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This article was written on 02 Jan 2012, and is filled under Big Ideas, Inspiration.

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Street Art in Buenos Aires

From October to mid-December, I traveled to Buenos Aires and throughout Argentina. While abroad, it became overwhelmingly apparent to me that traveling is so vital for creative minds. The act of navigating life in a different culture forced me to expand my concept of reality (which had slowly narrowed since starting my career). Rarely will unfamiliar sights, sounds, and settings fail to inspire you to think about life in a new way. It’s been written in countless books that ambitious creatives are driven by an intellectual curiousity that isn’t satisfied by the newest gadget or acquisition of creature comforts. In Fall of 2011, I couldn’t deny that I had been craving an experience that would open my mind to new perspectives, ideas, and ways of interpreting the world around me. Luckily, my business partner was supportive and encouraging when told about my big scheme to work from South America.

It should be noted that this journey was both a creative indulgence, as well as a celebration to the start of my marriage. Before our wedding, my wife and I had talked about traveling abroad and nothing seemed to make more sense than to extend our honeymoon into a short-term expat experience in Buenos Aires. Upon our arrival to one of the world’s largest cities, I immediately began to discover so many new and creatively energetic things beyond the borders of my mind. It took a couple of days to find ease in the sense of feeling alien, but reaching that mental state permitted a hypersensitivity to my surroundings and the incredible visual art around the city.

Not only does Buenos Aires have a grand collection of museums and galleries, but the city boasts an amazing wealth of vibrant street art (or graffiti). As a graphic designer from the United States, this is beyond inspiring. Everyday, I found myself walking amongst 19th century French architecture featuring expressive murals full of color and conceptual subject matter. More than nearly any place in the world, Buenos Aires is especially open to street art and the people of the city value it.


In the US, we have a beloved aesthetic that compulsively bleaches all things into an orderly cleanliness in order to relay sophistication and modernity. Street art just doesn’t seem to have a place in our culture. This is just one of the reasons to travel. Other people value mediums that may not be embraced in our hometowns and creative people can thrive in those mediums. The standard and quality of the artwork one can find along the buildings of Buenos Aires is both inspiring and eye-opening. I wish I could credit the artist for every piece of work that I saw, but I hope sharing images of their art will serve as an extension of the public nature of their medium.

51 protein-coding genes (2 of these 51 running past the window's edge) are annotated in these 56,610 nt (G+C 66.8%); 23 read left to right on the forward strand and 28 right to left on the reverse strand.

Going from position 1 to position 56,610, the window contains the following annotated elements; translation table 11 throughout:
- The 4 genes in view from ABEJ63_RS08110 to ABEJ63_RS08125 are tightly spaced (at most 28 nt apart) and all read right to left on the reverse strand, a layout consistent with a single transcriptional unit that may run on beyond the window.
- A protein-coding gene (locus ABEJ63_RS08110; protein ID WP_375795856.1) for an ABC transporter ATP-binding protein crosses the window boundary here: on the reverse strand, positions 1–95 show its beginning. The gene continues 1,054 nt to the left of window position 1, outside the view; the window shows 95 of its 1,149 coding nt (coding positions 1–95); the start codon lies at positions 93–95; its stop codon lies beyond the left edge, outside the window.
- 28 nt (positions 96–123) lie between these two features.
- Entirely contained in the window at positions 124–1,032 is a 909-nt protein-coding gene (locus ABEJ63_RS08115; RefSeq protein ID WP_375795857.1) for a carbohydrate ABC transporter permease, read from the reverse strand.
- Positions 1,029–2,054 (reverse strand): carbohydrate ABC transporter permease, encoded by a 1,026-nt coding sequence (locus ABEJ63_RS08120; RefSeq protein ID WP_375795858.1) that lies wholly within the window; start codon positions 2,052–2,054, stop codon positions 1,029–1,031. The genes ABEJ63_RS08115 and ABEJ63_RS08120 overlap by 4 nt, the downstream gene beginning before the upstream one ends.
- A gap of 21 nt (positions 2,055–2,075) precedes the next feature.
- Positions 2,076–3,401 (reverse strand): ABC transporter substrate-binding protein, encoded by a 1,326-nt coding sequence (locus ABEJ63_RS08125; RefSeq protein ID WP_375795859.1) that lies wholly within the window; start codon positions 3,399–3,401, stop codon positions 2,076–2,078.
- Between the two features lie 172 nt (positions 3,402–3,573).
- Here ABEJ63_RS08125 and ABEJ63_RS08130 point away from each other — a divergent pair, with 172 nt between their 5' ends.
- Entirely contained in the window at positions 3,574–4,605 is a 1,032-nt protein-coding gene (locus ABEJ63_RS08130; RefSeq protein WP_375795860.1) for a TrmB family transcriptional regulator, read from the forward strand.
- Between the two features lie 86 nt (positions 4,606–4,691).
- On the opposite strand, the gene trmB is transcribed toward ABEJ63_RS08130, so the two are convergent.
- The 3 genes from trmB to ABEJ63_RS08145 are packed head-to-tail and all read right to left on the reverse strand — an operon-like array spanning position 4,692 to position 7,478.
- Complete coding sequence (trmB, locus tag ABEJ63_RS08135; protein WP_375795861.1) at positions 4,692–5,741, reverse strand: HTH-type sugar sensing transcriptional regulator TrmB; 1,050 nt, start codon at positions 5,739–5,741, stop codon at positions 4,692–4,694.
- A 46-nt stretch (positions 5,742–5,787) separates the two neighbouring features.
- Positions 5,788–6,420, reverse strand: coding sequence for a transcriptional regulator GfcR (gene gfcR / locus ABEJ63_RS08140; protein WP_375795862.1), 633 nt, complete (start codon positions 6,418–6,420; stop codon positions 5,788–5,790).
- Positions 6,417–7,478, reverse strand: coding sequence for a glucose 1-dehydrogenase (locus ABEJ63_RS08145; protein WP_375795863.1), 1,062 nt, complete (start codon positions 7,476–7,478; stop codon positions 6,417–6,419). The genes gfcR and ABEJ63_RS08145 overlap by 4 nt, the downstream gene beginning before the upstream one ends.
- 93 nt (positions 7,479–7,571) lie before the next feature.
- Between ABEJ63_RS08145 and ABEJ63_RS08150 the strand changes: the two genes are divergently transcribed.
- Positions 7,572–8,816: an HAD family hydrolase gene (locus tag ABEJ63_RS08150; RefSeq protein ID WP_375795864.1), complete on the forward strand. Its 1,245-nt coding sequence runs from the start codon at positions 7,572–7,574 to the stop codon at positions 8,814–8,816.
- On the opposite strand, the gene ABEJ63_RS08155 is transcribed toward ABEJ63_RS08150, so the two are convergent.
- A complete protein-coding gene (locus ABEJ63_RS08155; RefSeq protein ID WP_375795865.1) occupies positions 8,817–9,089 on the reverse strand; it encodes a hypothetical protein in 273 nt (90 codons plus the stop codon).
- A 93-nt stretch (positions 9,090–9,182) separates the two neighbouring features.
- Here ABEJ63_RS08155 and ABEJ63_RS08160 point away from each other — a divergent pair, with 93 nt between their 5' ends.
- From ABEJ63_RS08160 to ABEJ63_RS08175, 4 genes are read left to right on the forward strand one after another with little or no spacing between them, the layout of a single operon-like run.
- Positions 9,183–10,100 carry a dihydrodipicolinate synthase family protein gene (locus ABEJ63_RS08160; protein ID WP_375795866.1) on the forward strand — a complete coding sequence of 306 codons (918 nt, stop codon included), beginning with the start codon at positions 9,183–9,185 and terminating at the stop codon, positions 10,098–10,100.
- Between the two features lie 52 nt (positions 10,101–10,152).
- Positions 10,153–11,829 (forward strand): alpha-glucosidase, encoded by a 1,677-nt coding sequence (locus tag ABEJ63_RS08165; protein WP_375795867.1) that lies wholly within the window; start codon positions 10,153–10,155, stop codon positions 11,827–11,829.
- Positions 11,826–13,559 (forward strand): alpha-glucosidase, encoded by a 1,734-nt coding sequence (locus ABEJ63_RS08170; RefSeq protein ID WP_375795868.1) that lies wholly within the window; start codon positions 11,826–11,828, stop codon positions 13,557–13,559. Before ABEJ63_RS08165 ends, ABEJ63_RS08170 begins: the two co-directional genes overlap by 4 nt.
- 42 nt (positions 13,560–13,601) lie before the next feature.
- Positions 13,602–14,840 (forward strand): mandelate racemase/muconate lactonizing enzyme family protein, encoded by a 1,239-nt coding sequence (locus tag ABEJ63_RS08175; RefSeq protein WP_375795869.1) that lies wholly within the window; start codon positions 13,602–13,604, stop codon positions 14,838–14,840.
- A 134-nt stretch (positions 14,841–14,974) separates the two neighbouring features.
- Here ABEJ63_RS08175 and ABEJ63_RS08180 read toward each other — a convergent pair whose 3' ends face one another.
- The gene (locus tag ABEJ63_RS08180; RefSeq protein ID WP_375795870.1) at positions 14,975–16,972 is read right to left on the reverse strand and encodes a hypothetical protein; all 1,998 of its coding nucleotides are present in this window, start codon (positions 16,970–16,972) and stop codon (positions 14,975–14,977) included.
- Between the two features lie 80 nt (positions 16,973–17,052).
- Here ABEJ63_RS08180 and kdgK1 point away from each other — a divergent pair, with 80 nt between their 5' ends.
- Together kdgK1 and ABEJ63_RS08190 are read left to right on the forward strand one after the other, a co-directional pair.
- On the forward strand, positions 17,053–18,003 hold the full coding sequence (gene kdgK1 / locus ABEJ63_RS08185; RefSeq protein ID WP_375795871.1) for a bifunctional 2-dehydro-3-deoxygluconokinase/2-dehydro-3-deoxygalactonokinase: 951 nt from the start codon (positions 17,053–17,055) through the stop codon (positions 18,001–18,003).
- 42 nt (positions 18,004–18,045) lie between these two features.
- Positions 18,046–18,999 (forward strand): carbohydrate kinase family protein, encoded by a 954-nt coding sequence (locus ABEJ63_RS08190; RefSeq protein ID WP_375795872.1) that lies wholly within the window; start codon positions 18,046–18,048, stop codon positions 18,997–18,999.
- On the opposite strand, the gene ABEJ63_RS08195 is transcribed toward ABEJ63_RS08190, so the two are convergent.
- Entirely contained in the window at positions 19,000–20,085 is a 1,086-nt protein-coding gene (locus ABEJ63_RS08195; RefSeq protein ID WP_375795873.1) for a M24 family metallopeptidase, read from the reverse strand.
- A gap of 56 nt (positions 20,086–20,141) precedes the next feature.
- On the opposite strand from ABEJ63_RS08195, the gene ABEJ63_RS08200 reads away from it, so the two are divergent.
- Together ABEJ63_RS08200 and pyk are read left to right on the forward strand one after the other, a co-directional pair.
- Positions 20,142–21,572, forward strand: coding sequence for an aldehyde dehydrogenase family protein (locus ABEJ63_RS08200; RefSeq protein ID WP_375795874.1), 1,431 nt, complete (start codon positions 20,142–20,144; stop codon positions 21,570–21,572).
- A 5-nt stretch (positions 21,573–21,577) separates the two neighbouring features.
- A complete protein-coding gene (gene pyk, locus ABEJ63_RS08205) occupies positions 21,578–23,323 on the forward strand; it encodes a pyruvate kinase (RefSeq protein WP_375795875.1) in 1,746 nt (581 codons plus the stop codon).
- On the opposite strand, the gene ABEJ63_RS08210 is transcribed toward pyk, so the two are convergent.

Let me be straightforward about my experience – I was foreign to Argentina and I was pretty foreign to the world of street art. I knew of a few people in the US that dabbled in the post-graffiti style and skate culture, but no one seemed like they really knew all that much. Actually, the scene is fairly minimal because most places in my country are in an active pursuit of destroying this artform wherever it exists. So, I’m no expert. I was just lucky to find myself somewhere with an abundant display of unsanctioned public art. While in Buenos Aires, I was even lucky enough attend a citywide street art event that brought artists from around the world to exercise their talent on spaces throughout the city. The event was called Meeting of Styles (take a look at the great promo video on YouTube).

Buenos Aires isn’t the only city to find value in this form of public art. Surely, there are loads more places in the world that embrace the artform (Meeting of Styles happens in great cities around the globe). Really, I was just new to it all. Discovering an appreciation of street art was only a slice of what I gained while traveling, but it hits a note that resonates for me as a designer. Throughout the world, creative people are expressing their talents and trying to push boundaries. It’s encouraging to find that there are millions of people out there who appreciate the efforts of these artists.

- Mike Sakoonserksadee

Great Info & Links on Buenos Aires Street Art

http://www.estilolibrearg.com.ar

http://graffitimundo.com/

http://www.buenosairesstreetart.com/

Video Link: Meeting of Styles Promo

Video Link: Meeting of Styles Coverage

 

One Comment

  1. Mike Sakoonserksadee
    April 4, 2012

    Okay – so the next stop might be Melbourne – http://www.melbournestreetart.com/view-all-photos/

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